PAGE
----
The Shire marshes support prodigious numbers of many kinds of water- fowl. An hour at the mast-head unfolds novel views of life in an African marsh. Near the edge, and on the branches of some favourite tree, rest scores of plotuses and cormorants, which stretch their snake-like necks, and in mute amazement turn one eye and then another towards the approaching monster. By and-by the timid ones begin to fly off, or take "headers" into the stream; but a few of the bolder, or more composed, remain, only taking the precaution to spread their wings ready for instant flight. The pretty ardetta (Herodias bubulcus), of a light yellow colour when at rest, but seemingly of a pure white when flying, takes wing, and sweeps across the green grass in large numbers, often showing us where buffaloes and elephants are, by perching on their backs. Flocks of ducks, of which the kind called "Soriri" (Dendrocygna personata) is most abundant, being night feeders, meditate quietly by the small lagoons, until startled by the noise of the steam machinery. Pelicans glide over the water, catching fish, while the Scopus (Scopus umbretta) and large herons peer intently into pools. The large black and white spur-winged goose (a constant marauder of native gardens) springs up, and circles round to find out what the disturbance can be, and then settles down again with a splash. Hundreds of Linongolos (Anastomus lamelligerus) rise on the wing from the clumps of reeds, or low trees (the Eschinomena, from which pith hats are made), on which they build in colonies, and are speedily high in mid-air. Charming little red and yellow weavers (Ploceidae) remind one of butterflies, as they fly in and out of the tall grass, or hang to the mouths of their pendent nests, chattering briskly to their mates within. These weavers seem to have "cock nests," built with only a roof, and a perch beneath, with a doorway on each side. The natives say they are made to protect the bird from the rain. Though her husband is very attentive, we have seen the hen bird tearing her mate's nest to pieces, but why we cannot tell. Kites and vultures are busy overhead, beating the ground for their repast of carrion; and the solemn-looking, stately-stepping Marabout, with a taste for dead fish, or men, stalks slowly along the almost stagnant channels. Groups of men and boys are searching diligently in various places for lotus and other roots. Some are standing in canoes, on the weed- covered ponds, spearing fish, while others are punting over the small intersecting streams, to examine their sunken fish-baskets.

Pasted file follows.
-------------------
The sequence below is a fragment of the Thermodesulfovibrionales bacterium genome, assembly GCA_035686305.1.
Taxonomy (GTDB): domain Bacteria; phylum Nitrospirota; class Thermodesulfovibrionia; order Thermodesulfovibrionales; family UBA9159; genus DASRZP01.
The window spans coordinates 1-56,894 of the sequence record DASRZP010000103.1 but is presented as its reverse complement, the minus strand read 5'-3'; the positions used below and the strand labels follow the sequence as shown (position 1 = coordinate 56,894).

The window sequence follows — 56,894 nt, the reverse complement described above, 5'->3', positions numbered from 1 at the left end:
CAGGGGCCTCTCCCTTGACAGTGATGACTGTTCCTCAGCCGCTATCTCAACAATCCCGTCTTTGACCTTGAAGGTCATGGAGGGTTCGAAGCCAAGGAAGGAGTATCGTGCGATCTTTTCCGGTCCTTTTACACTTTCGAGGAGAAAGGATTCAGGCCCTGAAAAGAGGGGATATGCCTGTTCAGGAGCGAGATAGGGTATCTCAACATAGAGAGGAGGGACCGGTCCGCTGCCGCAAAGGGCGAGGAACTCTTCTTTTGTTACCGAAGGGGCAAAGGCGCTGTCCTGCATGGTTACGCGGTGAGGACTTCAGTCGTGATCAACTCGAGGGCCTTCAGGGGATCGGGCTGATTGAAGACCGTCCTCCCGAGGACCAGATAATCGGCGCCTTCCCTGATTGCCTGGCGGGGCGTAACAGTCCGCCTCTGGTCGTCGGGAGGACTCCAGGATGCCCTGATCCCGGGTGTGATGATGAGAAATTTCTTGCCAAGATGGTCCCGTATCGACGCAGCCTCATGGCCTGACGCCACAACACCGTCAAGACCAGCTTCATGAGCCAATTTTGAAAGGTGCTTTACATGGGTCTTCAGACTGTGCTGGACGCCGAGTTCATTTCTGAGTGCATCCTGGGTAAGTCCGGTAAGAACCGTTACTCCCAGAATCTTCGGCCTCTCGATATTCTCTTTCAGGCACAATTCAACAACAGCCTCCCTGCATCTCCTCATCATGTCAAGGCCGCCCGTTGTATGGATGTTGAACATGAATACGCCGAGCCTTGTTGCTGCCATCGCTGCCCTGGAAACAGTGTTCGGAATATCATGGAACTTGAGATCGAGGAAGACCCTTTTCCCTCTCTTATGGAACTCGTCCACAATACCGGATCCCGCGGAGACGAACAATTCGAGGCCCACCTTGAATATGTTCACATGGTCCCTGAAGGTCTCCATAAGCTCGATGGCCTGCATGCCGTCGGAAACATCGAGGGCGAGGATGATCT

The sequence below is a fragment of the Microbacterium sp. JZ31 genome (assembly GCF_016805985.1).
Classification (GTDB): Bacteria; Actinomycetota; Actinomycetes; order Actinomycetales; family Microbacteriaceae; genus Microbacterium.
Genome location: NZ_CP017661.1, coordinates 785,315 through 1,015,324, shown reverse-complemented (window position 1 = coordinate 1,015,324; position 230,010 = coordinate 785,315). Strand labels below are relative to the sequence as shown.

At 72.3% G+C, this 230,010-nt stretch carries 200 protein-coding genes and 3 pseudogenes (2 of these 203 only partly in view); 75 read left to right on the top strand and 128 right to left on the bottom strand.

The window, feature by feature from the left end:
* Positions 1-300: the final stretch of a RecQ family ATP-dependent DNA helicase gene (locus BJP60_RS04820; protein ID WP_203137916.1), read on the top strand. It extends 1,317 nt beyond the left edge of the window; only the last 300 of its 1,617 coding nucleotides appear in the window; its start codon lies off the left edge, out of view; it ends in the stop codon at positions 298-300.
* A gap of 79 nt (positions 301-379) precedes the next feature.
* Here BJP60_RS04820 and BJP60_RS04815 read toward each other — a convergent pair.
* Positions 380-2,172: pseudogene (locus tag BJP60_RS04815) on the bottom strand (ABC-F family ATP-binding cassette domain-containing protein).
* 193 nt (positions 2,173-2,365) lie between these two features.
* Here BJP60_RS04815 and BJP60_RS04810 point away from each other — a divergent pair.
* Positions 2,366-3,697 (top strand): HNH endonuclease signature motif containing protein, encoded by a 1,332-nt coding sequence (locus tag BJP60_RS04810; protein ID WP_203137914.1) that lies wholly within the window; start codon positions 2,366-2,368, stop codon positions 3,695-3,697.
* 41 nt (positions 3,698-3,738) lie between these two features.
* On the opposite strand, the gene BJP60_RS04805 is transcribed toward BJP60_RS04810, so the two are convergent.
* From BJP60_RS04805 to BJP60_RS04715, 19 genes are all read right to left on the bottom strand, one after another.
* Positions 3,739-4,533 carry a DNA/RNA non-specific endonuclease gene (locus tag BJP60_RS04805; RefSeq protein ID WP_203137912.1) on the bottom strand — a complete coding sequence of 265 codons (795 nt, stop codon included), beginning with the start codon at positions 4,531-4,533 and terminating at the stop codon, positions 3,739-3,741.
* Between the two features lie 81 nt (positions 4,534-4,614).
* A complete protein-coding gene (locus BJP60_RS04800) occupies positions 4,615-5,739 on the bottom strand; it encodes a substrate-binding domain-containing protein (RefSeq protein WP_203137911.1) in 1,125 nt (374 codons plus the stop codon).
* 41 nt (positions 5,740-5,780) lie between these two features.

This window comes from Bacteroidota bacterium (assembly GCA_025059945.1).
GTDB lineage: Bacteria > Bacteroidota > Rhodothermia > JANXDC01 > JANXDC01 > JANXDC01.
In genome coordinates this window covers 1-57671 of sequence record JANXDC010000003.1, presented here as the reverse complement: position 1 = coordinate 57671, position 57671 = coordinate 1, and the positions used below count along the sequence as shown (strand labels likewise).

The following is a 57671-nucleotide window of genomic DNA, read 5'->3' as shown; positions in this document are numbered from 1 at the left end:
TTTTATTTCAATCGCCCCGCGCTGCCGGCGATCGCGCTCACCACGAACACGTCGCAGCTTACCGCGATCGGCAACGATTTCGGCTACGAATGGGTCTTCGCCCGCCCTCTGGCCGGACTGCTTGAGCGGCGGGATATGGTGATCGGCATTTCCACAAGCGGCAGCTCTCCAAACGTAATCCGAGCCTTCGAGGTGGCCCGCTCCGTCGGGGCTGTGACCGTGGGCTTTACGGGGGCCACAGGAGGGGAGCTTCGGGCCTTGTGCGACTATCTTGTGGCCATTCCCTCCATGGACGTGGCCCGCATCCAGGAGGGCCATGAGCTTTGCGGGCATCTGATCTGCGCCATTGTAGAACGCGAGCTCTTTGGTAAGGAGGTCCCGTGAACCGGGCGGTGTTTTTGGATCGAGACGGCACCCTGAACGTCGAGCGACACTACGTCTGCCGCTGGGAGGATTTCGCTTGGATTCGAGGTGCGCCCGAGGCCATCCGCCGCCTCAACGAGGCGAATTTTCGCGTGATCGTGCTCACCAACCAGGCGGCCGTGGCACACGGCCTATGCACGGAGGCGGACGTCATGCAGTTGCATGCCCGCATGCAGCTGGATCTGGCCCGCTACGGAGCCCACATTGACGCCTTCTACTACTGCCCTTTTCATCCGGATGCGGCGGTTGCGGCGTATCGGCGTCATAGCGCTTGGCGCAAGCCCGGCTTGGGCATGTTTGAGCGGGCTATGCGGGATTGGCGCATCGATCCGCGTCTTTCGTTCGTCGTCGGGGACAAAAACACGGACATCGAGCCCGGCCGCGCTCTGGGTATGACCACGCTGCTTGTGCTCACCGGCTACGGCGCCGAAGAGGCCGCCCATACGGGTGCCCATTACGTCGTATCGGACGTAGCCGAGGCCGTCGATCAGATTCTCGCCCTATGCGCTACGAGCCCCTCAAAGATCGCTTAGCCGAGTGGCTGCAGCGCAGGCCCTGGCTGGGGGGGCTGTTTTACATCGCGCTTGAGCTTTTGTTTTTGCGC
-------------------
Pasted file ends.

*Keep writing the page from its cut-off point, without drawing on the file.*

Towards evening, hundreds of pretty little hawks (Erythropus vespertinus) are seen flying in a southerly direction, and feeding on dragon-flies and locusts. They come, apparently, from resting on the palm-trees during the heat of the day. Flocks of scissor-bills (Rhyncops) are then also on the wing, and in search of food, ploughing the water with their lower mandibles, which are nearly half an inch longer than the upper ones.